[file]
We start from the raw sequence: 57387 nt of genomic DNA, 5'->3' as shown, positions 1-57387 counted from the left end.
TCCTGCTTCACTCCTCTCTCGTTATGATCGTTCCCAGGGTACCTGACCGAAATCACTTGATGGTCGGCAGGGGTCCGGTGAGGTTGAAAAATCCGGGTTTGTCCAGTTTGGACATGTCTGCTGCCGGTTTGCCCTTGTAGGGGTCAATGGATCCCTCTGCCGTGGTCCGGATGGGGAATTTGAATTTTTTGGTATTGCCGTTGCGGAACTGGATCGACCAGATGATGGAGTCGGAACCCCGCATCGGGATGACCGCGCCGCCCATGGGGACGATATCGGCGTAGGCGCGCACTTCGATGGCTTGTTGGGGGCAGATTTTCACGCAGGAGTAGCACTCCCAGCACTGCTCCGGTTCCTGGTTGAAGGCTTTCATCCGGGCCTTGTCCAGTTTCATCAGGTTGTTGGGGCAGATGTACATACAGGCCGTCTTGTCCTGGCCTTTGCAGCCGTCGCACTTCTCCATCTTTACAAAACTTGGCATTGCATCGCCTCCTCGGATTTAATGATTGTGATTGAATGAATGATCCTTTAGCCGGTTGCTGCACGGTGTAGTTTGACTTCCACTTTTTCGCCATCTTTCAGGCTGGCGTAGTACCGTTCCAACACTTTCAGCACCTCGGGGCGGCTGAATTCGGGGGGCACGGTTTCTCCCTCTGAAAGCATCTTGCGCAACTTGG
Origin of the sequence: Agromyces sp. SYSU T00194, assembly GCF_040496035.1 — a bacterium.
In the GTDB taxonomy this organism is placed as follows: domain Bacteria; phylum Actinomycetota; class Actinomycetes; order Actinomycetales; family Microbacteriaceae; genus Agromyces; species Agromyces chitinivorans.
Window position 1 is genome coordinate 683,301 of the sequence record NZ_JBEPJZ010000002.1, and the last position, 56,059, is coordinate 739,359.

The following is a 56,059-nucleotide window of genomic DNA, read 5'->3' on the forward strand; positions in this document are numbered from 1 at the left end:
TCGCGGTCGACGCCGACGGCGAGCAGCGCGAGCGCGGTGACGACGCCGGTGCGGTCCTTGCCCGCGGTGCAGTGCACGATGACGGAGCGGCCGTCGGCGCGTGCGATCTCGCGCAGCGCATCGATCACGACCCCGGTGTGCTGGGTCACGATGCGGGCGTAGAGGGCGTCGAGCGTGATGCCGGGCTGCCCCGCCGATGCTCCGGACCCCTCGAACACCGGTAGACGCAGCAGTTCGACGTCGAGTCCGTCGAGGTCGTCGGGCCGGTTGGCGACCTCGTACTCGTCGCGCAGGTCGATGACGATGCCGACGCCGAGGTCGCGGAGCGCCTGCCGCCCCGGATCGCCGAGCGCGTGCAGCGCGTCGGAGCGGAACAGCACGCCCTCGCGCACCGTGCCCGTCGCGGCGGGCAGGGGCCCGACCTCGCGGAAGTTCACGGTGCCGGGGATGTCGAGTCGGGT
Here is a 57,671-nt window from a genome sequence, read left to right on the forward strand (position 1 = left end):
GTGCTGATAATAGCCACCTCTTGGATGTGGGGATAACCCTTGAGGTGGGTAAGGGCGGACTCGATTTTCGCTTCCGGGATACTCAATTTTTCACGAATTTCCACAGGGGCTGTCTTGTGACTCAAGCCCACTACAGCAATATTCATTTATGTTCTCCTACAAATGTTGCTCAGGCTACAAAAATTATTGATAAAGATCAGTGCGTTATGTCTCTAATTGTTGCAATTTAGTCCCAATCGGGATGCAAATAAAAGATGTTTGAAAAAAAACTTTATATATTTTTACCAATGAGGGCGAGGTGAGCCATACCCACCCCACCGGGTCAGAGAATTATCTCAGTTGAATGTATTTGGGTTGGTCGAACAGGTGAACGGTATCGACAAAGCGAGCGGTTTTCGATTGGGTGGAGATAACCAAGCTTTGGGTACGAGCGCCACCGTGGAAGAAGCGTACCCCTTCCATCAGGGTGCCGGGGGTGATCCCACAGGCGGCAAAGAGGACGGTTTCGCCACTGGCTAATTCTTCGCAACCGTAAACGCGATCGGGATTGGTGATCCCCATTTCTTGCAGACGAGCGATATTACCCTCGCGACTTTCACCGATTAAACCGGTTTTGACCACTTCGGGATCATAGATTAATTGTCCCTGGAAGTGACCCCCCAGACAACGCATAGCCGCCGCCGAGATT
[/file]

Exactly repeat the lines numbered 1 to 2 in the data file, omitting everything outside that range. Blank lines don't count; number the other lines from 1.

We start from the raw sequence: 57387 nt of genomic DNA, 5'->3' as shown, positions 1-57387 counted from the left end.
TCCTGCTTCACTCCTCTCTCGTTATGATCGTTCCCAGGGTACCTGACCGAAATCACTTGATGGTCGGCAGGGGTCCGGTGAGGTTGAAAAATCCGGGTTTGTCCAGTTTGGACATGTCTGCTGCCGGTTTGCCCTTGTAGGGGTCAATGGATCCCTCTGCCGTGGTCCGGATGGGGAATTTGAATTTTTTGGTATTGCCGTTGCGGAACTGGATCGACCAGATGATGGAGTCGGAACCCCGCATCGGGATGACCGCGCCGCCCATGGGGACGATATCGGCGTAGGCGCGCACTTCGATGGCTTGTTGGGGGCAGATTTTCACGCAGGAGTAGCACTCCCAGCACTGCTCCGGTTCCTGGTTGAAGGCTTTCATCCGGGCCTTGTCCAGTTTCATCAGGTTGTTGGGGCAGATGTACATACAGGCCGTCTTGTCCTGGCCTTTGCAGCCGTCGCACTTCTCCATCTTTACAAAACTTGGCATTGCATCGCCTCCTCGGATTTAATGATTGTGATTGAATGAATGATCCTTTAGCCGGTTGCTGCACGGTGTAGTTTGACTTCCACTTTTTCGCCATCTTTCAGGCTGGCGTAGTACCGTTCCAACACTTTCAGCACCTCGGGGCGGCTGAATTCGGGGGGCACGGTTTCTCCCTCTGAAAGCATCTTGCGCAACTTGG